31 Best Hip Hop Songs

Hip Hop music is probably one of the younger genres of music around, with its roots as soundtrack music for New York City block parties being well-known. 

However, since its birth, hip-hop has grown substantially and become one of the most popular genres in music, even molding the rest of pop music. 

Hip-hop is not just music though, it has been a documentation of the life and culture of the African American experience, with artists like Ludacris and Lil Wayne exploring different themes and creating a musical history of modern America. 

With that being said, we’ll be looking at some of the best and most popular hip-hop songs on the web today.

1. N.Y. State Of Mind – Nas 

Considered one of Nas’s greatest songs and the sound and spirit of 90s New York, Nas wrote this song about what was on his mind in regard to New York at the time

The track itself is dark and intense, with Nas hitting the lyrics and just not letting up until the end. 

It’s an intense ride that pulls you in and have you listening to everything that was going on in 90s New York, from the good to the ugly.

2. Ms. Jackson – Outkast 

OutKast was pretty weird back in the day, with his mixture of rap, blues, and soul-funk bringing a new flavor to the music industry. 

Ms. Jackson is a message from Andre 3000, one of the rappers of the group, to the mother of his baby mamma.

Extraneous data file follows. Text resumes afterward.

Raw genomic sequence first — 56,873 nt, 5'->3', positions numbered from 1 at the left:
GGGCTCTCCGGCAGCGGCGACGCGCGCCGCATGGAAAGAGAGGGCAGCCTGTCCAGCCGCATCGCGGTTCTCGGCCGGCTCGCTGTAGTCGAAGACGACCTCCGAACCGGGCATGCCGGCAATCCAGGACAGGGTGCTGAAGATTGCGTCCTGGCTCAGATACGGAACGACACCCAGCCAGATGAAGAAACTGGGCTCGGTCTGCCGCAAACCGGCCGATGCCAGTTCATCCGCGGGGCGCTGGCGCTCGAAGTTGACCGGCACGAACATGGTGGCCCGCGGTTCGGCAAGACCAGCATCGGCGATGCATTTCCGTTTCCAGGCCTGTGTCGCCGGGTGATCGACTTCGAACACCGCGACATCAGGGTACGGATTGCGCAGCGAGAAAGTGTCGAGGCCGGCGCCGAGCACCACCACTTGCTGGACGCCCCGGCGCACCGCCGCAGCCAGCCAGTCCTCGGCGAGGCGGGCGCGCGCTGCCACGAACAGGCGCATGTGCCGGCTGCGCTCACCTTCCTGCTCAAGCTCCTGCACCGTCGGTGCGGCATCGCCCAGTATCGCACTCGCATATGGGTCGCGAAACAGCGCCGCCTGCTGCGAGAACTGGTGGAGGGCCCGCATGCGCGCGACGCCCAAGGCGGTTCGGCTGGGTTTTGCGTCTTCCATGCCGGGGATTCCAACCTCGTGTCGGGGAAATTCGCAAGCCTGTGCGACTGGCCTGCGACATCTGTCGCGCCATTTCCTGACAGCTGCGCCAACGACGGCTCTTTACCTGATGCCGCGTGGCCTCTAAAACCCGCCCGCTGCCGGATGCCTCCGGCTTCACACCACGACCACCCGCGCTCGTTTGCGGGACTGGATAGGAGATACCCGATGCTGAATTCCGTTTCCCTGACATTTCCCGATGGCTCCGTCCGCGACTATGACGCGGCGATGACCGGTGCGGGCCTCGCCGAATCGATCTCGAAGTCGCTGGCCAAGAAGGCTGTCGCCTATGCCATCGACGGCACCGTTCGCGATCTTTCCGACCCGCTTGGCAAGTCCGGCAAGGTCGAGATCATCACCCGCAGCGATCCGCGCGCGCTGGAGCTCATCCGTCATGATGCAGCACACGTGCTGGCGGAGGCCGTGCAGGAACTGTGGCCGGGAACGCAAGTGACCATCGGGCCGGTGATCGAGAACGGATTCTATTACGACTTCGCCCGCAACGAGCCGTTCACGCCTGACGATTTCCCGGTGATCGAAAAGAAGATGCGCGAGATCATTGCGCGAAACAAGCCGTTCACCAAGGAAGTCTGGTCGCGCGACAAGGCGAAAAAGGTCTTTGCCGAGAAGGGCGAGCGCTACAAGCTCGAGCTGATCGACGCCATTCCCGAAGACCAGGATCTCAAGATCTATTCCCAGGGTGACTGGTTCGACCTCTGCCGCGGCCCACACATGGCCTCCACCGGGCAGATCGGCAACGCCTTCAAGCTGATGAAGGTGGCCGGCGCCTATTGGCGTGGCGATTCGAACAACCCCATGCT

He wanted her to hear his side of the story, as he felt he was being portrayed as a bad father.

Despite the history of the song, and perhaps the fact that it was meant for a specific individual, the track was catchy and real, and relatable for a lot of listeners and is probably what made it such a hit.

3. Passing Me By – The Pharcyde

A song about someone being totally out of your league, The Pharcyde delivered a hit sound of the 90s, with the rhythm and backtrack really epitomizing that early hip-hop sound. 

The song is the second single from The Pharcyde’s debut album “Bizarre Ride II the Pharcyde” and it peaked at No. 1 on the Hot Rap Singles in the Spring of 1993.

4. Children’s Story – Slick Rick 

A cautionary tale for children. 

Slick Rick tells the story of two kids who decide to start robbing people, with one becoming addicted to it. 

One day he robs an undercover cop and after a long chase with the cops, he is shot dead

The song manages to be catchy without a single hook line in it, a trait Slick Rick is known for in his music. 

The song peaked at No.2 on Billboard’s Hot Rap Songs chart.

5. B.M.F (Blowing Money Fast) – Rick Ross

Arguably one of the biggest singles of Ross’s Career, a song whose name shares an acronym with the thuggish Black Mafia Family, Rick depicts his money-blowing ways to a heavy beat. 

The song is very bombastic in its production and shot its creator, Lex Luger, to fame after its release.

6. A Milli – Lil Wayne

A Milli did really well when Lil Wayne released it, with it initially being leaked in a different version before the final album version was released. 

The song samples “Don’t Burn Down the Bridge” by Glady Knight & the Pips” as well as a vocal sample from the Vampire Mix of “I Left My Wallet in El Segundo” by A Tribe Called Quest. 

7. It Was A Good Day – Ice Cube 

Ice Cube wrote this song back in 1992, at the height of his career.

He stated that he had been inspired by how well he was doing to write about it and be thankful for it. 

At the time, there were riots going on, and people were used to Ice Cube writing about gangster themes, but he specifically wrote this song to be positive. 

8. Mind Playing Tricks On Me – Geto Boys 

Hip-Hop’s most famous paranoia anthem inspired a whole slew of rappers to rhyme about the mental stresses of the gangster lifestyle.